DB: Nothing has happened as of yet, and we don’t see any reason there should be increased tariffs on cars entering the U.S., but you never know.
GD: This remains a ‘what if’ situation. It will certainly propose a problem should it happen down the road, but it is not yet a tangible concern.
WC: First off, I think that a lot of this stuff is smoke and mirrors to do with power. We don’t purchase a lot of European cars from Europe and I don’t see many coming over so it shouldn’t be a problem. Parts I see as a possibility of a problem because we buy a lot of parts from Europe. It’s like anything, though—you make it all work. There are some issues, but I don’t see it affecting our hobby that much.
At Amelia Island, we saw roughly two-thirds of sold cars bring less than their low estimate. Some significantly so. Why is that?
CJ: The big-dollar cars are really in the smallest part of the market, which sees those cars as a safe haven during a recession. With the economy strong, the smaller part of the market is slowing and we’re seeing the biggest, broadest part of the market surging. People are also looking for different types of cars; they want ones they can drive and modify, which you haven’t seen as much historically with the big-dollar cars. And we are starting to see some categories where the restomods are beating numbers-matching cars because people want to drive and enjoy them, so we are likely to start seeing more of those become big-dollar cars.
DB: Estimates are often a balance between the auction houses’ recommendations and the seller’s expectations and preference for seeing a higher number published, particularly on cars offered without reserve.
GD: Some of these results are simply due to the fact that the market is tough to gauge in 2019 as it shifts from one quarter to the next for various subsegments. For example, at Monterey 2018 we were surprised by the strong prices achieved by 300SLs, while by the time we reached our Petersen sale in December of the same year, the interest wasn’t at the same level. The market for certain segments is sometimes remade at each major auction week, and that’s the nature of the public auction sphere where presale estimate ranges are posted in advance. We set estimates based on a careful examination of previous sales, how an example compares to others within its category, alongside expectations from sellers, which all interacts with current economic conditions and at times this does not add up.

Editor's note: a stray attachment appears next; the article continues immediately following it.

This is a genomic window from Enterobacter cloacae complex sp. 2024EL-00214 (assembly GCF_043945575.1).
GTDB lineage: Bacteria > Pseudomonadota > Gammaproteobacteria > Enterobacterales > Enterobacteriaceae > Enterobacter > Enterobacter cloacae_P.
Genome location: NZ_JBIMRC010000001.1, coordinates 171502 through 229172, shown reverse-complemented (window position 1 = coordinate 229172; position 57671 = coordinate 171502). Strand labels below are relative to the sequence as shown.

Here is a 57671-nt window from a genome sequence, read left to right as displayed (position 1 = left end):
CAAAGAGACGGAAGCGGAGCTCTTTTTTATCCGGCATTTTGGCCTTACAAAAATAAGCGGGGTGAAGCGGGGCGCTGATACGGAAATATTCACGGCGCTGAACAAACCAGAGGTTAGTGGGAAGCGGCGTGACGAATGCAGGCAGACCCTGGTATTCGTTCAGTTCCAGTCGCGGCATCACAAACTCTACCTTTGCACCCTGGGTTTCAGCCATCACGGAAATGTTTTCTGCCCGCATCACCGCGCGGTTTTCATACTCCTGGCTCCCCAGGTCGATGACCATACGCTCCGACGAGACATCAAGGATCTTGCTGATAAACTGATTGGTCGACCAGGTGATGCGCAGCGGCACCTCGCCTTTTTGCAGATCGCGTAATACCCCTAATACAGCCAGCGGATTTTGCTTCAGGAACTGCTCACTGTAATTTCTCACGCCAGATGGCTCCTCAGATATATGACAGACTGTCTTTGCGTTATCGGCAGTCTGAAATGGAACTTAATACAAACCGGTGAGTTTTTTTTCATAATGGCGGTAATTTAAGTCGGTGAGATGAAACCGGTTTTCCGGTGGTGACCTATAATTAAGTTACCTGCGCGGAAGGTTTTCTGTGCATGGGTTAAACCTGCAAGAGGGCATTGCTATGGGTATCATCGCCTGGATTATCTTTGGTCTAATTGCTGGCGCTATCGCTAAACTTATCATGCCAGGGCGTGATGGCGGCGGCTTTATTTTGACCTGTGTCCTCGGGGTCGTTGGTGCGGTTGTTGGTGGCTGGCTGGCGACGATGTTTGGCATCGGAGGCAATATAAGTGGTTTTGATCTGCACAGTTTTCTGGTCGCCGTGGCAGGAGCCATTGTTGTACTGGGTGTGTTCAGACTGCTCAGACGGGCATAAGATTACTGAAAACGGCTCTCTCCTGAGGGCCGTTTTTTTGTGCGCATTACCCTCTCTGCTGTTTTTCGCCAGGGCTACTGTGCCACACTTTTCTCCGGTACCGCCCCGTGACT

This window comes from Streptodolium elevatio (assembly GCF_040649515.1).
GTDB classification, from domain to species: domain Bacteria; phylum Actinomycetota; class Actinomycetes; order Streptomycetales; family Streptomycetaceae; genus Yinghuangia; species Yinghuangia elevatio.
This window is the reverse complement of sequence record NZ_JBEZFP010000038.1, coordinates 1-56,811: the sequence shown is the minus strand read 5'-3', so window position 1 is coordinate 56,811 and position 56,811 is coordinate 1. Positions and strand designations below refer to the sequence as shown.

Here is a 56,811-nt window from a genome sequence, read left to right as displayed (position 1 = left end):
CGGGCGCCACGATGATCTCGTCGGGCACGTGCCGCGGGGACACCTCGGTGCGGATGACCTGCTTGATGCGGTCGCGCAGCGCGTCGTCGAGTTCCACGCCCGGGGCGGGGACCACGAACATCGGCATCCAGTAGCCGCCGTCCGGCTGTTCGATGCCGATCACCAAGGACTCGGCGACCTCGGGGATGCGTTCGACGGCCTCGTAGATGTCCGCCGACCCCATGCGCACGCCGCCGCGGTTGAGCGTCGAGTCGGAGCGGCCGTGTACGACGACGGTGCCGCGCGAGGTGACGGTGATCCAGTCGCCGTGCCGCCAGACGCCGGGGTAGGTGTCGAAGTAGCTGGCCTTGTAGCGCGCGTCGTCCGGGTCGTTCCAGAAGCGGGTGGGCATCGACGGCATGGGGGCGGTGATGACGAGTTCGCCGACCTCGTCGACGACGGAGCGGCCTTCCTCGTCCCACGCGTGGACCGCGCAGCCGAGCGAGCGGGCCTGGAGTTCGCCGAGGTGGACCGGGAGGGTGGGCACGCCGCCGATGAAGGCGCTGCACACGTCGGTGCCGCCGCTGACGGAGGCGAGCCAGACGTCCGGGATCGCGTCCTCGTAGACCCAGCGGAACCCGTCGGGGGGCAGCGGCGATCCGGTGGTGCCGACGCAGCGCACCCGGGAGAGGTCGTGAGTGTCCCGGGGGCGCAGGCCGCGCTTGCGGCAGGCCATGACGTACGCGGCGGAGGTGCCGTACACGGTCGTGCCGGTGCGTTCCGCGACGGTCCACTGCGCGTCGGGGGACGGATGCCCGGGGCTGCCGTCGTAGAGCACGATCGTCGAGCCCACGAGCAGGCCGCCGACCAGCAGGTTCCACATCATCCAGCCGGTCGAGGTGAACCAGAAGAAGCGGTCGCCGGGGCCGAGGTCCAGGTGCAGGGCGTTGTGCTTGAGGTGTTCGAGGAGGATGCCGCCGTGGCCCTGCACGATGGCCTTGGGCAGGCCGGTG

WC: What we’re seeing is sellers still can’t understand that the market has corrected and I think the low estimates sometimes are a little aggressive. When you buy a car for $200,000 and are being told, “I’m sorry sir, your car is now worth $160,000,” it’s a tough pill to swallow. Auction companies are trying to make people realize what the reality is.
This story was originally published on May 21, 2019. It has now been updated with additional insights from our panel of experts.